Craft beer has continued a steady rise over the last decade, and doesn’t look like it will be going anywhere anytime soon. But what is it that has us so attracted to this specific type of beer? We take a look at the factors behind the incline.
Retro trends are still in
There’s something a bit retro about craft beer – the idea of going back to our roots and how it was before big corporations got into the game. Back in the past, individual breweries were the norm, providing special brews which were only available in the local area. As industrialisation increased and more automated processes were created, brands were able to ship to wider ranges, and eventually worldwide. We’re now pushing back against that with a yearning for nostalgia, which does not seem to be on the wane. Also benefitting from this nostalgia are things like polaroid cameras and vinyl records.
Nationalism is a growing movement
Nationalism states that we should be proud of our country, and show our patriotism by supporting local and national businesses. In other words, buy British! This is allowing a lot of smaller breweries to gain more support across the country. There are extremes of nationalism visible in our politics, but even on a less extreme level, the threat of Brexit and uncertainty is pushing buyers towards local brands.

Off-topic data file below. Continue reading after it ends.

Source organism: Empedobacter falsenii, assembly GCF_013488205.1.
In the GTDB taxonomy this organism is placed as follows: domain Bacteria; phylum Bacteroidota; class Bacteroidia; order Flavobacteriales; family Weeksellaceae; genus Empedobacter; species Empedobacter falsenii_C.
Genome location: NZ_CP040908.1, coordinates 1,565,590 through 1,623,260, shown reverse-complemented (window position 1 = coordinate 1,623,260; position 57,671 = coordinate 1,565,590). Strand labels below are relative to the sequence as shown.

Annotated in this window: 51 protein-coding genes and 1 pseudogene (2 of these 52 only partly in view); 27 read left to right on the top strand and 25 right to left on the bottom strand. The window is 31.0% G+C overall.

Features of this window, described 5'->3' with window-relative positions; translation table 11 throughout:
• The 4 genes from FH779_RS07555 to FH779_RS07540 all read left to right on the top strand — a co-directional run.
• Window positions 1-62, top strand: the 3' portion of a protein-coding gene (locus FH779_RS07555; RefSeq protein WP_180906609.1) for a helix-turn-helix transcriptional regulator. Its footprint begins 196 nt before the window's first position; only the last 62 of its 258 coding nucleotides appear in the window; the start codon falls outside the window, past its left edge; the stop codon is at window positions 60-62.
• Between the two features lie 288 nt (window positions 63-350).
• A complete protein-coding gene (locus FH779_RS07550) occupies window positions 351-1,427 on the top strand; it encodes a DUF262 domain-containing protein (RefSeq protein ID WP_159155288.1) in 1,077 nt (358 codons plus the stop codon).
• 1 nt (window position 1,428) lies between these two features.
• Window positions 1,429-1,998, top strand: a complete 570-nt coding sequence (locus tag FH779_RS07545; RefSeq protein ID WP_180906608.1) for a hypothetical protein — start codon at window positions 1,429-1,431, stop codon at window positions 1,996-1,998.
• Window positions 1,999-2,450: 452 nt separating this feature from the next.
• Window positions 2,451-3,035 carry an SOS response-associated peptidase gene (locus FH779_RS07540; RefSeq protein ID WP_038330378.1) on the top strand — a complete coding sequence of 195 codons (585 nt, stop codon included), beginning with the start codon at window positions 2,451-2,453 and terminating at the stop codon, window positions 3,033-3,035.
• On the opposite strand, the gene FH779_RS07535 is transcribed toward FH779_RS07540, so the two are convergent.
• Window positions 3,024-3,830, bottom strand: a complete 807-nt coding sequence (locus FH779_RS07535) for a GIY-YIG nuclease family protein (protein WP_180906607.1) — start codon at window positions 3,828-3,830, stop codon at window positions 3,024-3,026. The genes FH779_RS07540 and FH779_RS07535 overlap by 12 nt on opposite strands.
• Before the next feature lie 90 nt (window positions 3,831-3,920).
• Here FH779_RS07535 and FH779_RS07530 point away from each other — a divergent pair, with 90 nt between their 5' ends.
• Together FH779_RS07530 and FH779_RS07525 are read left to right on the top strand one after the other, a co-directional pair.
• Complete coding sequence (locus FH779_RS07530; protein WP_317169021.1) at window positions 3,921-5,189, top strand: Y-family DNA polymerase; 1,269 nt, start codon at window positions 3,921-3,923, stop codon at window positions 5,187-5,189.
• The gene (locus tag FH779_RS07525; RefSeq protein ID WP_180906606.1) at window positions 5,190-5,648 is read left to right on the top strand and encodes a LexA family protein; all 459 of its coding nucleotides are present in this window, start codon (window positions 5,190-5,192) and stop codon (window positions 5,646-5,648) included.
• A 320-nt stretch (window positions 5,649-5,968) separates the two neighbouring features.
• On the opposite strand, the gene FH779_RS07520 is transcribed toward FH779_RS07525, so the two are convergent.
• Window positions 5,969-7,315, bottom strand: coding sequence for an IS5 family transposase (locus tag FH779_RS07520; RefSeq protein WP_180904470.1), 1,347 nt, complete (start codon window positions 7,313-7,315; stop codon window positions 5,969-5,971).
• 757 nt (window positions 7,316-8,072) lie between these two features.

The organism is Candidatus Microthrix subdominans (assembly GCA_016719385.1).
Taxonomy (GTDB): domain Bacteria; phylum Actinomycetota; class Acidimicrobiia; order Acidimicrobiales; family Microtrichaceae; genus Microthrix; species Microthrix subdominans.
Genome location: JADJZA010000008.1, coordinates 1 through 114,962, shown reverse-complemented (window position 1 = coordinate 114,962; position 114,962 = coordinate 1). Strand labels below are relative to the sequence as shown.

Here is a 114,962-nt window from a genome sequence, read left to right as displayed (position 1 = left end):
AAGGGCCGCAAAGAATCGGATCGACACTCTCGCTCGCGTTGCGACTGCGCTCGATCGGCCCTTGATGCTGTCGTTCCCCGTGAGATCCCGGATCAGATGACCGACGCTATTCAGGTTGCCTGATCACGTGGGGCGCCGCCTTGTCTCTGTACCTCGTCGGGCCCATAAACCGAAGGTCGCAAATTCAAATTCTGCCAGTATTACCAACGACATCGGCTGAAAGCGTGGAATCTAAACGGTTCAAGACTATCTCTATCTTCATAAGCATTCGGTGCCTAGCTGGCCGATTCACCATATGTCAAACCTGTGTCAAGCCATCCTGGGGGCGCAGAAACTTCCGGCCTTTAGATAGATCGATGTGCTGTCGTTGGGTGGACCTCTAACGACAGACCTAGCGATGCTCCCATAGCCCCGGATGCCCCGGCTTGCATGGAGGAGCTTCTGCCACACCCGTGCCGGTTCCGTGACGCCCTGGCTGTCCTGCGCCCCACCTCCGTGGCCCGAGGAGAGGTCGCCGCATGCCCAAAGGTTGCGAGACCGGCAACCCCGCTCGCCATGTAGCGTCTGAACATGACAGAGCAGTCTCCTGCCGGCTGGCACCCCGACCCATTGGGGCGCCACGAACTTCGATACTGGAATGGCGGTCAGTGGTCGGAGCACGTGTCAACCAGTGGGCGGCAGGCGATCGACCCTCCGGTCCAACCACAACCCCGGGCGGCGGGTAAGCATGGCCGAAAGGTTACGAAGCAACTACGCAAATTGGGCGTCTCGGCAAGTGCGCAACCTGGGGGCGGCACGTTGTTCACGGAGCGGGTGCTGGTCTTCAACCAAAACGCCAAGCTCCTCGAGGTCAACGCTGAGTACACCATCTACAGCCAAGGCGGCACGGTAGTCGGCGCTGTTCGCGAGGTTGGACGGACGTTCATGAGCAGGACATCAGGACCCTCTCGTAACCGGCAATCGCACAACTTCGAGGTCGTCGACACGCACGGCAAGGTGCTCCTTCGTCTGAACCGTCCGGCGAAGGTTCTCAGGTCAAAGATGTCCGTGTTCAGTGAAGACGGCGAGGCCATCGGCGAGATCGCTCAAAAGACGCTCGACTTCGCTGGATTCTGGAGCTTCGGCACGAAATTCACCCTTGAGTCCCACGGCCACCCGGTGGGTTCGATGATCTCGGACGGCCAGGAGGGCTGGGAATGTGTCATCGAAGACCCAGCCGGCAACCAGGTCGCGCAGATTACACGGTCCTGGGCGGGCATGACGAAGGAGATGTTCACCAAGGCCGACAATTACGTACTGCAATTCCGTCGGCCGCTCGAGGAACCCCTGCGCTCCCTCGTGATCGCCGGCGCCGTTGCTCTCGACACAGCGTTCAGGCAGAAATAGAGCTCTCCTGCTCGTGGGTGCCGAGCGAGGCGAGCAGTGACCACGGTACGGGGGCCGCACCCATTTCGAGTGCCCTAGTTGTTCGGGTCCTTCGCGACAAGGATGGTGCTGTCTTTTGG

Customers want variety
It’s tough to go back to just one flavour when you’ve been introduced to the possibility of endless options. While previously, customers may have been brand loyal to just one beer or brewery, now there’s a growing interest in choice. People want to try out new beers every week, and craft beers allow them to do this.
Craft is now mainstream
Another important factor is the idea of availability. Previously, craft beers might have been available directly from the brewery, at local independent pubs, and maybe online. In other words, you had to be a beer aficionado who deliberately wanted to track them down. Now, however, craft is more mainstream and more readily available. Big chains like Wetherspoons have focused on bringing in craft beers to their selections, rotating the choice as well as holding special nights and events on which they are cheaper.
It’s getting a bit harder for big brands to reach their customers through advertising – gone are the days when an ad shown during a popular show would reach almost every household in the UK. Many of us are watching streaming services like Netflix without ads, or fast-forwarding on recorded television. On the other hand, small businesses are able to take advantage of the surge of social media marketing and advertising, making themselves better-known. A huge budget is no longer the arbiter of which brand will be the most popular. Now, a clever campaign can be run on a shoestring.